Suffolk DA Takes Steps To Release 'Vulnerable' Inmates Amid Outbreak

Suffolk County District Attorney Democratic candidate Rachael Rollins, left, takes questions directly from inmates during a forum at the Suffolk County House of Correction at South Bay, in Boston. (Steven Senne/AP)
Suffolk County District Attorney Democratic candidate Rachael Rollins, left, takes questions directly from inmates during a forum at the Suffolk County House of Correction at South Bay, in Boston. (Steven Senne/AP)

Suffolk County District Attorney Rachael Rollins said Thursday she is working to release from custody certain inmates in Massachusetts' jails and prisons amid growing concerns over the coronavirus.

With statewide prohibitions on gatherings of 25 people or more, Rollins argued it is inhumane to lock up people — especially those who are seriously ill or at the end of their sentences — inside crowded conditions for non-violent or non-serious crimes.

"[Inmates] are incarcerated and essentially sitting in a petri dish, waiting for one person to be exposed, and then it's going to set off a chain reaction," Rollins told WBUR.

Rollins said she does not know of any COVID-19 cases in Massachusetts facilities. But she cited two recent cases in New York City's Rikers Island that have sparked fears of an outbreak in the jail.

If Rollins' plea is successful, it is unclear how many inmates may be released, or how officials will ultimately determine who is eligible for release. The DA, who has pushed for progressive criminal justice changes, added only inmates who do not pose a public safety threat should be released.

"This is 100% in a judge's lap to make the determination [on releasing an inmate]," Rollins told WBUR, adding that judges "can only rule on things that are put before them."

The outbreak of the coronavirus has upended Massachusetts courts, shuttering them to the public until April 6 with the exception of matters deemed emergencies.

Officials at the Executive Office of the Trial Court did not immediately respond to a request for comment on Rollins' concerns. Neither did a spokesman for Suffolk County Sheriff Steven Tompkins.

Beyond those with health issues and other "vulnerable" inmates, Rollins argued pre-trial detainees have a unique argument for being freed: they have not been convicted of a crime.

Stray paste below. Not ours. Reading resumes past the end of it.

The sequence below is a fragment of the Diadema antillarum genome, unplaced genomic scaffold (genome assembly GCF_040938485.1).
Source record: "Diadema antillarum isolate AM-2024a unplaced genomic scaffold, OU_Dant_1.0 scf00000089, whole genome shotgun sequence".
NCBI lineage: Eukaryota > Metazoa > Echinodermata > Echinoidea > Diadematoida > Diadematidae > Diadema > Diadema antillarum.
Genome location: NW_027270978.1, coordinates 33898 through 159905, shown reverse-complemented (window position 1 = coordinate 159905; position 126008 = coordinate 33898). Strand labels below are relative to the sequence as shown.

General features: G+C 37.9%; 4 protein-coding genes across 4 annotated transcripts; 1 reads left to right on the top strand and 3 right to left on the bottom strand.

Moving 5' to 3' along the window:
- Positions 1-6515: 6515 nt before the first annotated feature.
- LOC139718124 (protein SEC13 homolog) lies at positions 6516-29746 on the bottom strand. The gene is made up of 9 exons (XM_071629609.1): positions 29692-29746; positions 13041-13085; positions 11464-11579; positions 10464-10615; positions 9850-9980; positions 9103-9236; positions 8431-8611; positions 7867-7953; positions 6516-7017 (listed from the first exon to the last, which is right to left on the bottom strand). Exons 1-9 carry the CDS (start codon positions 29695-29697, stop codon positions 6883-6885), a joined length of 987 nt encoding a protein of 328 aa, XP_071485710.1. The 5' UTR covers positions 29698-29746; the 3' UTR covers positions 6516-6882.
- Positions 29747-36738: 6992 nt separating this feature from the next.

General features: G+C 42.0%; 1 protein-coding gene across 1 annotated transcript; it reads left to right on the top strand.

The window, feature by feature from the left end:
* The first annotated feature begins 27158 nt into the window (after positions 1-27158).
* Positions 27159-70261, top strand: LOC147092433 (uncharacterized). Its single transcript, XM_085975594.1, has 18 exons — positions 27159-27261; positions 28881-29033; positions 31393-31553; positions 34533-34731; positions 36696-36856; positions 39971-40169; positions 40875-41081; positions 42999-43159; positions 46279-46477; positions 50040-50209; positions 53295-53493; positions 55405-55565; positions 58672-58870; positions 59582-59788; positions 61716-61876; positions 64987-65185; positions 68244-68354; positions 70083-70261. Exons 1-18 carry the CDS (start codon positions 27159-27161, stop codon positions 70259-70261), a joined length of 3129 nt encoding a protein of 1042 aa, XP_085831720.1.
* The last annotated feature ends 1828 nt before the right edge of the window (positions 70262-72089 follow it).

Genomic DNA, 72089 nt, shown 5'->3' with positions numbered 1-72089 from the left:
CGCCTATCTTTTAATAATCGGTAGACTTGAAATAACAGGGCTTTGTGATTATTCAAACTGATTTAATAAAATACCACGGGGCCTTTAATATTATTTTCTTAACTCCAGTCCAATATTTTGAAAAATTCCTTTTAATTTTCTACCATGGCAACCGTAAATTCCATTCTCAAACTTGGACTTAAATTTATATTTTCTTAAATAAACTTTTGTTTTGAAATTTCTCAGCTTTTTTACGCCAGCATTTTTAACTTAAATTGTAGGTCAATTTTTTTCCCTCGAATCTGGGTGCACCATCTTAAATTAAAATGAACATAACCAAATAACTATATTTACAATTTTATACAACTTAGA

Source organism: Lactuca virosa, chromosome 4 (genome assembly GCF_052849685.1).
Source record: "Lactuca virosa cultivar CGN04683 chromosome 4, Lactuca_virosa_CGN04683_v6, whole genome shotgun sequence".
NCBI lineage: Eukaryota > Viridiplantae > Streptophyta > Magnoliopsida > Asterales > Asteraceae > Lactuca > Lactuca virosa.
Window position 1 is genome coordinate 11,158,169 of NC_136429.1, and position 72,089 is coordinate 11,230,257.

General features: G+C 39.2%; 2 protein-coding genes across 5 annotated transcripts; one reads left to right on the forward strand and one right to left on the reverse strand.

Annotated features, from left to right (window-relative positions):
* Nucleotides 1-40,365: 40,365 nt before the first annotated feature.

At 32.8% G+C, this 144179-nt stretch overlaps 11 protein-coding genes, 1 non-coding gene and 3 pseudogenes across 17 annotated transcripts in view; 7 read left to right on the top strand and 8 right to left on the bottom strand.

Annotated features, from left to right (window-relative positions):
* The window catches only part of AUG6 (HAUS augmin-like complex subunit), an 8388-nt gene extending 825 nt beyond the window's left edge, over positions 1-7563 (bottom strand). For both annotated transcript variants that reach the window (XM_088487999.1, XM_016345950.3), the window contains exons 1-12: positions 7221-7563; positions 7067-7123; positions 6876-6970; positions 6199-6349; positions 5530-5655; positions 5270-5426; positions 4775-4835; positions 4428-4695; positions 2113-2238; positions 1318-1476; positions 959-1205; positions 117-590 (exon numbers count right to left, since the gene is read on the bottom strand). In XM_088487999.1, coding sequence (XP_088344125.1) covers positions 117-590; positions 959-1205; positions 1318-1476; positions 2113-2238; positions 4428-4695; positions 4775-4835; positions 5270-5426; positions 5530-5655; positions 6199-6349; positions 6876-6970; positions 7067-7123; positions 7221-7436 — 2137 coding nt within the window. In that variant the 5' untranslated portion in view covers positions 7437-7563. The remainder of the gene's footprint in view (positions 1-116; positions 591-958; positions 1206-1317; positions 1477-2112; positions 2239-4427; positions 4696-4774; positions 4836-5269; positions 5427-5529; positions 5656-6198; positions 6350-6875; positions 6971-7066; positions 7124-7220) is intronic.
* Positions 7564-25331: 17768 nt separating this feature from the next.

Possible exposure to the coronavirus, she told WBUR, "is an extreme collateral consequence" for those who could not post bail for release.

Rollins said she's received pushback from some court staff and clerks in Suffolk County.

Maura Hennigan, clerk for criminal business at Suffolk County Superior Court, said she's not taking a position either way.

"It will remain to be seen how the trial court decides to handle [petitions to release inmates]," Hennigan said. "But however they do, we would process that."

Hennigan said her office remains open with a skeleton crew. If the office is required to process a large number of petitions to release inmates, she could have to call back additional staff.

"Whatever has to be done will get done," Hennigan added. "But obviously for the health and safety of everybody ... we're trying to keep our people safe by having as little interaction ... with other members as possible."

The push to release some inmates was not entirely unexpected from Rollins, who was elected on a promise to overhaul the criminal justice system. The announcement followed similar calls by inmate advocacy groups, including a coalition of progressives and abolitionists that wants Gov. Charlie Baker to release as many inmates as possible, and stop the flow of those entering detention.

Matthew Segal, legal director for the ACLU of Massachusetts, applauded Rollins and said changes need to happen at every level of the criminal legal system in order to contain the coronavirus.

"So that means fewer arrests, it means fewer prosecutions and fewer convictions and sentences," he said.

Although Rollins can't free inmates, Segal noted she can decide to dismiss cases.

"We're all supposed to be engaging in physical distancing," he said, "and if we're locking people up and forcing them together in close quarters, that's the opposite of what we need to be doing to keep our community safe."

Segal said his office is fielding queries from people in immigration detention who are "packed together in close quarters" and in fear of contracting the coronavirus.

Rollins' office said its staff is already reviewing cases to identify detainees who should qualify for release.

“We want to open the doors to criminal defense [lawyers] and say, you know, let's discuss this," Rollins said. "If there are people being held on really low bails that pose no risk to public safety for public health reasons, let's get them out.”

This article was originally published on March 19, 2020.


Simón Rios Reporter
Simón Rios is an award-winning bilingual reporter in WBUR's newsroom.



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